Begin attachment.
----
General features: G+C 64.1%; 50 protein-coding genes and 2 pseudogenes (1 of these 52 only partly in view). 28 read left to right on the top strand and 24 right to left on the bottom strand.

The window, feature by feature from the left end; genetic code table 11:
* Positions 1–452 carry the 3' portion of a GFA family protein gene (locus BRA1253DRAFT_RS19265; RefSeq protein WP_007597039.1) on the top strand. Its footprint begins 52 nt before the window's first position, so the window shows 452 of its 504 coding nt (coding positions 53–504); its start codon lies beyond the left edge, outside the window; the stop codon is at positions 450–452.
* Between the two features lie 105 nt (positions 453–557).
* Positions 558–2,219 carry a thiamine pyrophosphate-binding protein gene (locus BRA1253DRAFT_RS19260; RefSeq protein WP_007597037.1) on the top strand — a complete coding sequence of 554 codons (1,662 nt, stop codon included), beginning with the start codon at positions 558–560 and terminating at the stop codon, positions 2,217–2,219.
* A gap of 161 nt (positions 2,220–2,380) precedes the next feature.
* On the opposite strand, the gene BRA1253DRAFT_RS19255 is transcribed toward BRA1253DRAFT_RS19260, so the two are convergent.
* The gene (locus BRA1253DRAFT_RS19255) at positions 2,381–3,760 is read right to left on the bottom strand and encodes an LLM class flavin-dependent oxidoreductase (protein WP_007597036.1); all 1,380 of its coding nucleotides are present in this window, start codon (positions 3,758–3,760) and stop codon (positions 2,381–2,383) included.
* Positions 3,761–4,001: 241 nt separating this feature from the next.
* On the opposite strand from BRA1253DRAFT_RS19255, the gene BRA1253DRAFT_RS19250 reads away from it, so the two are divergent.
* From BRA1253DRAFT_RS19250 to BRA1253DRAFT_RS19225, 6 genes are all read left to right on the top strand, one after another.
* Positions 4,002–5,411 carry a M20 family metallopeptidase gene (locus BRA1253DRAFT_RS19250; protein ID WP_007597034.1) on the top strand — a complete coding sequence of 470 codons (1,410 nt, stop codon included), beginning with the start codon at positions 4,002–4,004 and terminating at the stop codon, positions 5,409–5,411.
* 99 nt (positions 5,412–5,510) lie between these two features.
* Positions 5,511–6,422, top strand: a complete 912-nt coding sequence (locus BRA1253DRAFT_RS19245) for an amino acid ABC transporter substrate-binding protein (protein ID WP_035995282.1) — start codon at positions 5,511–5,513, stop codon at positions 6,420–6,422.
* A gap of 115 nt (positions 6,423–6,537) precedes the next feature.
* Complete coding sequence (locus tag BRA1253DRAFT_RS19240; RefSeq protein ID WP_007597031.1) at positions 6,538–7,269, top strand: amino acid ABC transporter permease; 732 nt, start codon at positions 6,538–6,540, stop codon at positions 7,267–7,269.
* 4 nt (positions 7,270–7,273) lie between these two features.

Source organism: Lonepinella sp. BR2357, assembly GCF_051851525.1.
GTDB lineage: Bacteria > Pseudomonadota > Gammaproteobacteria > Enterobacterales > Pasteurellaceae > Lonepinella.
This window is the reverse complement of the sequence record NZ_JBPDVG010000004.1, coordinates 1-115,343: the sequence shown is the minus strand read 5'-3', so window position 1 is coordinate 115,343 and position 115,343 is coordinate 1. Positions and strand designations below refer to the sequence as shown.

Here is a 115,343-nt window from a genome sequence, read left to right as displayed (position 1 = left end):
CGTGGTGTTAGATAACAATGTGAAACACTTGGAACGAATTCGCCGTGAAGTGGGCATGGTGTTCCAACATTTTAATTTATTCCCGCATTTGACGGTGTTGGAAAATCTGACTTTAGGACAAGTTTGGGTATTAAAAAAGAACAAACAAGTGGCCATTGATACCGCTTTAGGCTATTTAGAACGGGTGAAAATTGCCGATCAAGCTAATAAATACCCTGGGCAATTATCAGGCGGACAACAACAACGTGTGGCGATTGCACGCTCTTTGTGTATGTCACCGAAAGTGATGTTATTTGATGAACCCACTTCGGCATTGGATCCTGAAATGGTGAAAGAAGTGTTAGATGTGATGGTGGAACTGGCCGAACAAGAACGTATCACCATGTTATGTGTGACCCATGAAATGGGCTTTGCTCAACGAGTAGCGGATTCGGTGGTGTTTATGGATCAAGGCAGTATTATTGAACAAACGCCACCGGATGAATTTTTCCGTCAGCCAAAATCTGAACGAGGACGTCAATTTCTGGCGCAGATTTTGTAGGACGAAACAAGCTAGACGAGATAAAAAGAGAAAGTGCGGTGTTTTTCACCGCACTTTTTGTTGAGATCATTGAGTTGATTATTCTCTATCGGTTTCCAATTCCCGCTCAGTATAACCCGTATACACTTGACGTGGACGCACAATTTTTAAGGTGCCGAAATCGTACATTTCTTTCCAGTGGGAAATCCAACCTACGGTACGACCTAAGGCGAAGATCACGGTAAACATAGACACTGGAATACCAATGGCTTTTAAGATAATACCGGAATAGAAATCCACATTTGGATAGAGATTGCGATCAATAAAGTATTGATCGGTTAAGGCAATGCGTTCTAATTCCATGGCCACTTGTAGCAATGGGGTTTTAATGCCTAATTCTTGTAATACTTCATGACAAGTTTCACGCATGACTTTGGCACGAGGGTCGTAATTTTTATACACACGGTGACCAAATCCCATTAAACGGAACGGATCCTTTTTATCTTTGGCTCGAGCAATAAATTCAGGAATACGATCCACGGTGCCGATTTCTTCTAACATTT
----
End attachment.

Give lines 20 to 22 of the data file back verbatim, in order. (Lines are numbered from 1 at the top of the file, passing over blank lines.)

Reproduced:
This window is the reverse complement of the sequence record NZ_JBPDVG010000004.1, coordinates 1-115,343: the sequence shown is the minus strand read 5'-3', so window position 1 is coordinate 115,343 and position 115,343 is coordinate 1. Positions and strand designations below refer to the sequence as shown.

Here is a 115,343-nt window from a genome sequence, read left to right as displayed (position 1 = left end):
CGTGGTGTTAGATAACAATGTGAAACACTTGGAACGAATTCGCCGTGAAGTGGGCATGGTGTTCCAACATTTTAATTTATTCCCGCATTTGACGGTGTTGGAAAATCTGACTTTAGGACAAGTTTGGGTATTAAAAAAGAACAAACAAGTGGCCATTGATACCGCTTTAGGCTATTTAGAACGGGTGAAAATTGCCGATCAAGCTAATAAATACCCTGGGCAATTATCAGGCGGACAACAACAACGTGTGGCGATTGCACGCTCTTTGTGTATGTCACCGAAAGTGATGTTATTTGATGAACCCACTTCGGCATTGGATCCTGAAATGGTGAAAGAAGTGTTAGATGTGATGGTGGAACTGGCCGAACAAGAACGTATCACCATGTTATGTGTGACCCATGAAATGGGCTTTGCTCAACGAGTAGCGGATTCGGTGGTGTTTATGGATCAAGGCAGTATTATTGAACAAACGCCACCGGATGAATTTTTCCGTCAGCCAAAATCTGAACGAGGACGTCAATTTCTGGCGCAGATTTTGTAGGACGAAACAAGCTAGACGAGATAAAAAGAGAAAGTGCGGTGTTTTTCACCGCACTTTTTGTTGAGATCATTGAGTTGATTATTCTCTATCGGTTTCCAATTCCCGCTCAGTATAACCCGTATACACTTGACGTGGACGCACAATTTTTAAGGTGCCGAAATCGTACATTTCTTTCCAGTGGGAAATCCAACCTACGGTACGACCTAAGGCGAAGATCACGGTAAACATAGACACTGGAATACCAATGGCTTTTAAGATAATACCGGAATAGAAATCCACATTTGGATAGAGATTGCGATCAATAAAGTATTGATCGGTTAAGGCAATGCGTTCTAATTCCATGGCCACTTGTAGCAATGGGGTTTTAATGCCTAATTCTTGTAATACTTCATGACAAGTTTCACGCATGACTTTGGCACGAGGGTCGTAATTTTTATACACACGGTGACCAAATCCCATTAAACGGAACGGATCCTTTTTATCTTTGGCTCGAGCAATAAATTCAGGAATACGATCCACGGTGCCGATTTCTTCTAACATTT